Kenneth Lonergan + Jim Holt
"If they had seen what we see, they would have judged as we judge." -- Galileo Galilei
The playwright and the philosopher explore the known and the unknown universe.
About the Speakers
Kenneth Lonergan drew attention at New York's Naked Angels theater company with his acerbic and insightful comedy-drama This is Our Youth in 1996. He earned his first screen credit as one of writers on the Robert De Niro-Billy Crystal hit comedy Analyze This (1999) followed by the low-key, but impactful family drama You Can Count on Me (2000). The film went on to earn widespread acclaim and helped launch the film career of longtime Lonergan friend and collaborator, Mark Ruffalo. Further stage works like 2000's The Waverly Gallery and script contributions to Martin Scorsese's sweeping Gangs of New York (2002) solidified the consensus that he was indeed an artist to watch. And then, nothing, until his sophomore feature film effort - filmed in 2005 - Margaret (2011) was given a limited release six years later, due to a bitter dispute between the writer-director and the studio over the movie's running time. While not the most prolific filmmaker of his generation, audiences could always count on a thought-provoking look at the lives of identifiable characters in any Lonergan. Like his most recent cinematic effort, Medieval Play was simultaneously praised for its intelligence and called into question over its creator's inability to pare it down to a more easily digestible length.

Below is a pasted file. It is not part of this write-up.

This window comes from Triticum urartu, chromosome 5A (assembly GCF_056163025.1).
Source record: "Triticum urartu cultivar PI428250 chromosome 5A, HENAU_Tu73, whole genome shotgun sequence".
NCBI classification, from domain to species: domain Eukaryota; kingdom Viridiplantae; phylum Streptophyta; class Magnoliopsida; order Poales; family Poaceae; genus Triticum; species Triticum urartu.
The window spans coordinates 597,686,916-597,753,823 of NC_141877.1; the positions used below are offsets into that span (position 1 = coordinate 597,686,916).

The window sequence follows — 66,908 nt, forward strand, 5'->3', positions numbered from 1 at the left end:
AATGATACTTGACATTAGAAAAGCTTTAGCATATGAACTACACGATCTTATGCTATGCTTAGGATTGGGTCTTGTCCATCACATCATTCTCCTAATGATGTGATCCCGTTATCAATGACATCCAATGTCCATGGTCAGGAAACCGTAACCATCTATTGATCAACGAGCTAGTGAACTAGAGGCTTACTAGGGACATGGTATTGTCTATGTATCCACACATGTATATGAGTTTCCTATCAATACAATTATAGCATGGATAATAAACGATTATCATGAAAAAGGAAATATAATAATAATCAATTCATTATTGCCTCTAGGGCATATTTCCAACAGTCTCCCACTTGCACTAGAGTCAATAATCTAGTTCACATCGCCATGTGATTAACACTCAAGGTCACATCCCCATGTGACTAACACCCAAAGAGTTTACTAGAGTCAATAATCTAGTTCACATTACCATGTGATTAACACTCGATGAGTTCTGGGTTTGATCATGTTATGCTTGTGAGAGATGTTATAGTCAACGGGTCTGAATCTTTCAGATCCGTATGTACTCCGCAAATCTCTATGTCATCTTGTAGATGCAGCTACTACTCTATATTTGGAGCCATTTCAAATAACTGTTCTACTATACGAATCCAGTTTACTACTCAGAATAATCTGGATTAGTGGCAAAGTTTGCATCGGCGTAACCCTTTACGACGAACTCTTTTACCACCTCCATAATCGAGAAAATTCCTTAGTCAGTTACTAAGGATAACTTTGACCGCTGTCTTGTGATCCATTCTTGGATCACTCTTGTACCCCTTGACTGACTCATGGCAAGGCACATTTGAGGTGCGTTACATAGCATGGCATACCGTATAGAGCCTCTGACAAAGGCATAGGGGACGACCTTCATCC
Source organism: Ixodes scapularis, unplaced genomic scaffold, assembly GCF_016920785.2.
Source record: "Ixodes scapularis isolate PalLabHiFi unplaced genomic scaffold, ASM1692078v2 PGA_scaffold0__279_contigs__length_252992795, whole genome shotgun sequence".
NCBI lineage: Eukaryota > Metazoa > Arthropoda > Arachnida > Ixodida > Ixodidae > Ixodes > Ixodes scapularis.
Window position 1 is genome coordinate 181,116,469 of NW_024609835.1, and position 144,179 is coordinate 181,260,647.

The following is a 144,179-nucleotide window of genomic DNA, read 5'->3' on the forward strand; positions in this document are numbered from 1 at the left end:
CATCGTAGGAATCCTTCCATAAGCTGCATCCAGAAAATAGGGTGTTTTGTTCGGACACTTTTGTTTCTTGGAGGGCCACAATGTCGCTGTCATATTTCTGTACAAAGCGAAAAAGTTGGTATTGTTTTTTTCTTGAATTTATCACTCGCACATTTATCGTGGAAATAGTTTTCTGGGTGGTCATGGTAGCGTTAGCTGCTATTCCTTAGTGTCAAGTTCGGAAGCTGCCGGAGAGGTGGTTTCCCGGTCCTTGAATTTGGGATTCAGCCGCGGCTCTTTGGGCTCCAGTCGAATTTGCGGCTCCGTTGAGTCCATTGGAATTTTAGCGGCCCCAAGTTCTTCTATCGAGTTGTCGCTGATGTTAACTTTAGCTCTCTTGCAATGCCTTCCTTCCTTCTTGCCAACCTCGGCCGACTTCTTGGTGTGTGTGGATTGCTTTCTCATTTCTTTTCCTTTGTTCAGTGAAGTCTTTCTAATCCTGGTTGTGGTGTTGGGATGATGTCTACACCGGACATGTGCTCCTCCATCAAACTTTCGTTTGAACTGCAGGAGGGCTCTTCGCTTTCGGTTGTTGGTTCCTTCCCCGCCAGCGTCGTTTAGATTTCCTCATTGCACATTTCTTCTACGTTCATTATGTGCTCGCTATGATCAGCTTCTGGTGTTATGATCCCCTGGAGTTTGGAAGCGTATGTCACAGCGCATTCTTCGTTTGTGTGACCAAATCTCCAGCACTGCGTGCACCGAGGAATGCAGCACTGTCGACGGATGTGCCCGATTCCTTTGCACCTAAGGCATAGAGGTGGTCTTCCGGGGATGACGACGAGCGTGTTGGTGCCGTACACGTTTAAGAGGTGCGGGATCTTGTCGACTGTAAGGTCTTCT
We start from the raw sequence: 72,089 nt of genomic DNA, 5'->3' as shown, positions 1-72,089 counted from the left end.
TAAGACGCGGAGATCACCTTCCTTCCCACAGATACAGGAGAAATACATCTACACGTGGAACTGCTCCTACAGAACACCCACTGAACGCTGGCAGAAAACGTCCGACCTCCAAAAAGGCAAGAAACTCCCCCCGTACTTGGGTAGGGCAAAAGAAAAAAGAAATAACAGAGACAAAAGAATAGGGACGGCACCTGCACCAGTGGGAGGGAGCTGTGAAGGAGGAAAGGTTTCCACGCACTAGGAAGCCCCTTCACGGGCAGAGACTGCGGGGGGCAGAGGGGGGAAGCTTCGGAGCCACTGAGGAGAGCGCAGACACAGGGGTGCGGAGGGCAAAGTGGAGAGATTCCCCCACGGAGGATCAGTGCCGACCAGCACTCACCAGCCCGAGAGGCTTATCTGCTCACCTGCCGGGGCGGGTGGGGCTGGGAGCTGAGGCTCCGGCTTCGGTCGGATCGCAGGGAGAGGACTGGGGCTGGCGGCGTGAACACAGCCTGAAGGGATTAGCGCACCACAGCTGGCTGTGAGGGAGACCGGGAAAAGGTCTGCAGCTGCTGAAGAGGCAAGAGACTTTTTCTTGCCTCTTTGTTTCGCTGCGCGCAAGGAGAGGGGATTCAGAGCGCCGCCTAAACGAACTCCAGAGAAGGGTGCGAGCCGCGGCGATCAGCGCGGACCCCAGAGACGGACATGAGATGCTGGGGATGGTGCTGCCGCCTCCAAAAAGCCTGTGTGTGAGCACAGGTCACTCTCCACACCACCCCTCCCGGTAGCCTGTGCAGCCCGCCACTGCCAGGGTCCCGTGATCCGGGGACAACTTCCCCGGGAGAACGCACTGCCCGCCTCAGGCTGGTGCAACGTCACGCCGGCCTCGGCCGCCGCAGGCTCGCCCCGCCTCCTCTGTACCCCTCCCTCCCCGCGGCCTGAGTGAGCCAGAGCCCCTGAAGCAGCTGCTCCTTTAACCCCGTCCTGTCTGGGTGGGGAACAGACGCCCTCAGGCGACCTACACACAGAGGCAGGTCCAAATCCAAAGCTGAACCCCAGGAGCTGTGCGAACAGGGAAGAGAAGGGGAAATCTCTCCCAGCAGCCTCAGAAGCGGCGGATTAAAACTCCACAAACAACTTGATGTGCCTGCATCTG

Jim Holt is a longtime contributor to The New Yorker—where he has written on string theory, time, infinity, numbers, and truth, and bullshit, among other subjects—and the author of Stop Me If You’ve Heard This: A History and Philosophy of Jokes. He is also a frequent contributor to The New York Times.